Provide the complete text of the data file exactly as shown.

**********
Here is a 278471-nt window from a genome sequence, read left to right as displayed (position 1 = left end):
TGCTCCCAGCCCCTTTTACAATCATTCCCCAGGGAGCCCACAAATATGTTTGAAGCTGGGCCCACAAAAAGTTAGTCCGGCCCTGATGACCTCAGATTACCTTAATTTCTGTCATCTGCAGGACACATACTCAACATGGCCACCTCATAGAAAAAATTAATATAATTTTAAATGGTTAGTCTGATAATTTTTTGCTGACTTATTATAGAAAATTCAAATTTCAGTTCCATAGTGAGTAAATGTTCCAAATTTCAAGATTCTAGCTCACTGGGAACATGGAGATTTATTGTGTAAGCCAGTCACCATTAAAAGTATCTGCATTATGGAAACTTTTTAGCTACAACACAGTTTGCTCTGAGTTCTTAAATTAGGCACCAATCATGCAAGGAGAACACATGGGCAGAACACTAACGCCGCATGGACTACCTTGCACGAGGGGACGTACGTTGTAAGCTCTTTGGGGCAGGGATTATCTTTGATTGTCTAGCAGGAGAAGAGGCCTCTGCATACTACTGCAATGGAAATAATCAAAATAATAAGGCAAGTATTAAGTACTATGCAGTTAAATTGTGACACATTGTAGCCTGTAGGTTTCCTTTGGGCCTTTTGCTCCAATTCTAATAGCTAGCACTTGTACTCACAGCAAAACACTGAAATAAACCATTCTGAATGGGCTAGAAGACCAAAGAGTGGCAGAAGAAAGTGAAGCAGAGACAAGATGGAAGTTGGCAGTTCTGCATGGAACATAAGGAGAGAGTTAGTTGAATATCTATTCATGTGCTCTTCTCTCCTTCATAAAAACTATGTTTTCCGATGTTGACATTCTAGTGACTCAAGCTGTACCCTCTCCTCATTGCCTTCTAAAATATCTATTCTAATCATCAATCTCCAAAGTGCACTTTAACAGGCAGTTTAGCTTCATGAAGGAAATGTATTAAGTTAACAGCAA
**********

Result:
Here is a 278471-nt window from a genome sequence, read left to right as displayed (position 1 = left end):
TGCTCCCAGCCCCTTTTACAATCATTCCCCAGGGAGCCCACAAATATGTTTGAAGCTGGGCCCACAAAAAGTTAGTCCGGCCCTGATGACCTCAGATTACCTTAATTTCTGTCATCTGCAGGACACATACTCAACATGGCCACCTCATAGAAAAAATTAATATAATTTTAAATGGTTAGTCTGATAATTTTTTGCTGACTTATTATAGAAAATTCAAATTTCAGTTCCATAGTGAGTAAATGTTCCAAATTTCAAGATTCTAGCTCACTGGGAACATGGAGATTTATTGTGTAAGCCAGTCACCATTAAAAGTATCTGCATTATGGAAACTTTTTAGCTACAACACAGTTTGCTCTGAGTTCTTAAATTAGGCACCAATCATGCAAGGAGAACACATGGGCAGAACACTAACGCCGCATGGACTACCTTGCACGAGGGGACGTACGTTGTAAGCTCTTTGGGGCAGGGATTATCTTTGATTGTCTAGCAGGAGAAGAGGCCTCTGCATACTACTGCAATGGAAATAATCAAAATAATAAGGCAAGTATTAAGTACTATGCAGTTAAATTGTGACACATTGTAGCCTGTAGGTTTCCTTTGGGCCTTTTGCTCCAATTCTAATAGCTAGCACTTGTACTCACAGCAAAACACTGAAATAAACCATTCTGAATGGGCTAGAAGACCAAAGAGTGGCAGAAGAAAGTGAAGCAGAGACAAGATGGAAGTTGGCAGTTCTGCATGGAACATAAGGAGAGAGTTAGTTGAATATCTATTCATGTGCTCTTCTCTCCTTCATAAAAACTATGTTTTCCGATGTTGACATTCTAGTGACTCAAGCTGTACCCTCTCCTCATTGCCTTCTAAAATATCTATTCTAATCATCAATCTCCAAAGTGCACTTTAACAGGCAGTTTAGCTTCATGAAGGAAATGTATTAAGTTAACAGCAA